Oh my. I can’t believe I missed seeing Prancer until this year. Written by Greg Taylor, and originally debuting in 1989 through Orion Pictures, it’s not as mainstream as other Christmas movies. I’ve been waiting two weeks for the library to call, and finally watched it here. I can’t wait to watch it again on a bigger screen.
For anyone who’s ever been that awkward kid, not quite dressed right, with the loudest off-key voice in the choir, and who continued to have faith in the unseen, magical world of childhood beliefs, you will immediately be sucked into the earnestness of almost-nine year old Jessica.
A full moon is predicted for Christmas Eve, when even more magical things happen. Jessica misses her deceased mother, fights with her older brother, and routinely challenges her working-to-get-by father as he slogs through his own grief.
She and BFF (most of the time), Carol, watch in horror as one of the decorative reindeer being hoisted over the main street, falls to the ground and breaks in two. It’s Prancer, and he can’t be put back together again.
Subsequently, Jessica happens upon an injured reindeer, who looks exactly like Prancer, and takes it upon herself to hide the creature from her father, call the vet behind his back, work for the most frightening recluse in town to earn enough to buy oats (when all her Christmas cookies run out) for Prancer, and sends a letter to Santa with her plan for Christmas Eve.
Prancer has a sweet tooth.
I won’t go any further than that, except to say that nothing goes smoothly – nor should it – when there’s an hour left in a movie.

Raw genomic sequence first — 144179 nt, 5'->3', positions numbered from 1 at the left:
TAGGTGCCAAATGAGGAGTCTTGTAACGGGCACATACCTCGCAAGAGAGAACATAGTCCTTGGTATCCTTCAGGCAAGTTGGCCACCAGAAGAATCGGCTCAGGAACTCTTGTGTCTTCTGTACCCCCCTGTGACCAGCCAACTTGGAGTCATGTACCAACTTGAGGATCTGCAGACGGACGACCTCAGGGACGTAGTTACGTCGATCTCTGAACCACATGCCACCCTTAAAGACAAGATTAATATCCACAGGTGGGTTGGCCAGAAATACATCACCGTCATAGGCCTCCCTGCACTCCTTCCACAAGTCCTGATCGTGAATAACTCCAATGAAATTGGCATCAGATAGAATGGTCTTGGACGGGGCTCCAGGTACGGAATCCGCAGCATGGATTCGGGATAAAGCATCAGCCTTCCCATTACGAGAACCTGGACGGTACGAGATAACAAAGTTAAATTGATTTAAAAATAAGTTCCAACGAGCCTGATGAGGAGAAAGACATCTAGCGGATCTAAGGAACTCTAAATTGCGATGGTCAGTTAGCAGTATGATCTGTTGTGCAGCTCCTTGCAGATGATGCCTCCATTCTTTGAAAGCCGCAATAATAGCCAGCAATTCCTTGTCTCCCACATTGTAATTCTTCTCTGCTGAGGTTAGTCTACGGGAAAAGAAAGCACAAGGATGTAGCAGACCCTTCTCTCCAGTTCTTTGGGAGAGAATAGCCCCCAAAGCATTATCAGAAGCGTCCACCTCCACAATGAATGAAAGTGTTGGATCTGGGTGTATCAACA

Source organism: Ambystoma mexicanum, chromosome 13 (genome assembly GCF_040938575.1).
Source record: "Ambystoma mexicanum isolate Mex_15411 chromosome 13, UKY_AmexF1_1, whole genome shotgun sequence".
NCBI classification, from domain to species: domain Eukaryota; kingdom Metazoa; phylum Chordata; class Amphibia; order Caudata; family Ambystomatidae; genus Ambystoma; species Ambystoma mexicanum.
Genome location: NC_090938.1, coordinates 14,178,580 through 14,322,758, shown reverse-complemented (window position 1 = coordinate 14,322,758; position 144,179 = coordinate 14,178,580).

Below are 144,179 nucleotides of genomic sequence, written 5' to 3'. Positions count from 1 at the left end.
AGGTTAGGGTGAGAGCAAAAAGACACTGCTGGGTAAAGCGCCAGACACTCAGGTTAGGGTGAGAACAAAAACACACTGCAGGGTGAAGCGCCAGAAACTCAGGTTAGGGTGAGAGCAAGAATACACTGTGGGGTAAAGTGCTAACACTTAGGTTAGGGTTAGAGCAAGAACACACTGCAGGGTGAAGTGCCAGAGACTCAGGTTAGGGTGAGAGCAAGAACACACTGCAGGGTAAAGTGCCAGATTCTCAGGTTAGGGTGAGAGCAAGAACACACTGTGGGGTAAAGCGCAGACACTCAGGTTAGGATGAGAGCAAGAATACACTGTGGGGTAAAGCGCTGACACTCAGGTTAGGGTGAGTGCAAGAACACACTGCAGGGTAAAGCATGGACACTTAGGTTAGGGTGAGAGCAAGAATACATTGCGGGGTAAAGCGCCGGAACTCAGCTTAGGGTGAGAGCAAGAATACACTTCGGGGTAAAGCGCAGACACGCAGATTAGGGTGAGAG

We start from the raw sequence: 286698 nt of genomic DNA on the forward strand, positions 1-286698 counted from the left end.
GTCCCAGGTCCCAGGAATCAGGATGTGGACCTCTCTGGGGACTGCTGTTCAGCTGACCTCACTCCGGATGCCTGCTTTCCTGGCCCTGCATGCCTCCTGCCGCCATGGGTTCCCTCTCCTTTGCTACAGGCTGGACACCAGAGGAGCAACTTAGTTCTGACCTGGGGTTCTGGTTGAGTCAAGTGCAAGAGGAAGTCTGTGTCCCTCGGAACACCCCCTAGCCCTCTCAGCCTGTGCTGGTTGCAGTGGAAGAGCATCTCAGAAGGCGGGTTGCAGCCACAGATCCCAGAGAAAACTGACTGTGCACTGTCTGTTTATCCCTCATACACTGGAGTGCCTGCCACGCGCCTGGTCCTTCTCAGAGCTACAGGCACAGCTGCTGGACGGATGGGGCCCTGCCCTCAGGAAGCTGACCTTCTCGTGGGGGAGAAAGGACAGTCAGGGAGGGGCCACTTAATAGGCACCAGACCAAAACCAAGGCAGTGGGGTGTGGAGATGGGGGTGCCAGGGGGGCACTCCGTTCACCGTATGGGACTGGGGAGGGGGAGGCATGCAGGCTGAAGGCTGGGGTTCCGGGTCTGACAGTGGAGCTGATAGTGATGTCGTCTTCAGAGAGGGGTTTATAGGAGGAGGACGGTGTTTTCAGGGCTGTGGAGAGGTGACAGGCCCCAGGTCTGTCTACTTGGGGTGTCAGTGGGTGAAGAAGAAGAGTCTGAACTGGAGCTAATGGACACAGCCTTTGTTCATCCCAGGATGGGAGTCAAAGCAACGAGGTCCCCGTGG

But that’s okay, as the stakes increase, the tension rises, and the most tender scenes between Jessica and the rest of her world occur during this time. Her favorite part of that famous New York Sun 1897 editorial to (also eight year old) Virginia goes like this:
You tear apart the baby’s rattle and see what makes the noise inside, but there is a veil covering the unseen world which not the strongest man, or even the united strength of all the strongest men that ever lived, could tear apart. Only faith, fancy, poetry, love, romance, can push aside that curtain and view and picture the supernatural beauty and glory beyond. (Full text of that editorial here.)
Rebecca Harrell Tickell plays the indomitable Jessica and I want to see more of her work; she was that good. She was supported by a stellar cast, including Sam Elliott, Cloris Leachman, Abe Vigoda, Michael Constatine, and Ariana Richards.
Prancer earns 5 of 5 “Yes, Virgina, there is a Santa Claus.” ♥♥♥♥♥
MERRY CHRISTMAS!!! It’s good to believe!